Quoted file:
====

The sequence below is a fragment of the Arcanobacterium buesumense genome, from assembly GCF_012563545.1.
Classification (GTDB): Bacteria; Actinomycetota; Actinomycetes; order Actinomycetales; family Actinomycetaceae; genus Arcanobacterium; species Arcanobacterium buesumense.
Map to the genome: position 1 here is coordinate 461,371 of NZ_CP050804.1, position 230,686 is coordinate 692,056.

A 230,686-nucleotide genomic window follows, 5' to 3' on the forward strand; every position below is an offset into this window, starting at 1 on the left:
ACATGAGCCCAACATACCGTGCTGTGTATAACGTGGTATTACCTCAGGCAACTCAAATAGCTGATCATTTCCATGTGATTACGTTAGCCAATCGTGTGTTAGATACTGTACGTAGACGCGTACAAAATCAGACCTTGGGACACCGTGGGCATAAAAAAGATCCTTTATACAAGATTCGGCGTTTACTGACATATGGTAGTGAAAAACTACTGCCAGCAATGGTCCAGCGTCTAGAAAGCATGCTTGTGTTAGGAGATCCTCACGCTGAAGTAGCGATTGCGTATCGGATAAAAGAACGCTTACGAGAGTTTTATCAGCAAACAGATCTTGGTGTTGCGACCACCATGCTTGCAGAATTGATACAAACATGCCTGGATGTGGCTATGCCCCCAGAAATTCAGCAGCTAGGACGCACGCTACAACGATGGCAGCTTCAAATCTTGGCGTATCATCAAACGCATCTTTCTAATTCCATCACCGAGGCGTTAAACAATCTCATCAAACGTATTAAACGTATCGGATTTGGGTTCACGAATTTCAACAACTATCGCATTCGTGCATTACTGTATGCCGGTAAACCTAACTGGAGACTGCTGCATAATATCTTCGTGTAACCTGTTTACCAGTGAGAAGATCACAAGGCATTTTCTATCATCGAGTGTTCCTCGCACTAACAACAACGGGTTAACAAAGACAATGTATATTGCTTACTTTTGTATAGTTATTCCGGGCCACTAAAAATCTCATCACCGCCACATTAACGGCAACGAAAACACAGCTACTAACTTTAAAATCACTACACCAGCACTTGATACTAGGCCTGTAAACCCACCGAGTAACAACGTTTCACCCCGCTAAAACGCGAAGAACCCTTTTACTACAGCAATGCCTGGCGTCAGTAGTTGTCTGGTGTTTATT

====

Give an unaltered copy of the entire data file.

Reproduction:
The sequence below is a fragment of the Arcanobacterium buesumense genome, from assembly GCF_012563545.1.
Classification (GTDB): Bacteria; Actinomycetota; Actinomycetes; order Actinomycetales; family Actinomycetaceae; genus Arcanobacterium; species Arcanobacterium buesumense.
Map to the genome: position 1 here is coordinate 461,371 of NZ_CP050804.1, position 230,686 is coordinate 692,056.

A 230,686-nucleotide genomic window follows, 5' to 3' on the forward strand; every position below is an offset into this window, starting at 1 on the left:
ACATGAGCCCAACATACCGTGCTGTGTATAACGTGGTATTACCTCAGGCAACTCAAATAGCTGATCATTTCCATGTGATTACGTTAGCCAATCGTGTGTTAGATACTGTACGTAGACGCGTACAAAATCAGACCTTGGGACACCGTGGGCATAAAAAAGATCCTTTATACAAGATTCGGCGTTTACTGACATATGGTAGTGAAAAACTACTGCCAGCAATGGTCCAGCGTCTAGAAAGCATGCTTGTGTTAGGAGATCCTCACGCTGAAGTAGCGATTGCGTATCGGATAAAAGAACGCTTACGAGAGTTTTATCAGCAAACAGATCTTGGTGTTGCGACCACCATGCTTGCAGAATTGATACAAACATGCCTGGATGTGGCTATGCCCCCAGAAATTCAGCAGCTAGGACGCACGCTACAACGATGGCAGCTTCAAATCTTGGCGTATCATCAAACGCATCTTTCTAATTCCATCACCGAGGCGTTAAACAATCTCATCAAACGTATTAAACGTATCGGATTTGGGTTCACGAATTTCAACAACTATCGCATTCGTGCATTACTGTATGCCGGTAAACCTAACTGGAGACTGCTGCATAATATCTTCGTGTAACCTGTTTACCAGTGAGAAGATCACAAGGCATTTTCTATCATCGAGTGTTCCTCGCACTAACAACAACGGGTTAACAAAGACAATGTATATTGCTTACTTTTGTATAGTTATTCCGGGCCACTAAAAATCTCATCACCGCCACATTAACGGCAACGAAAACACAGCTACTAACTTTAAAATCACTACACCAGCACTTGATACTAGGCCTGTAAACCCACCGAGTAACAACGTTTCACCCCGCTAAAACGCGAAGAACCCTTTTACTACAGCAATGCCTGGCGTCAGTAGTTGTCTGGTGTTTATT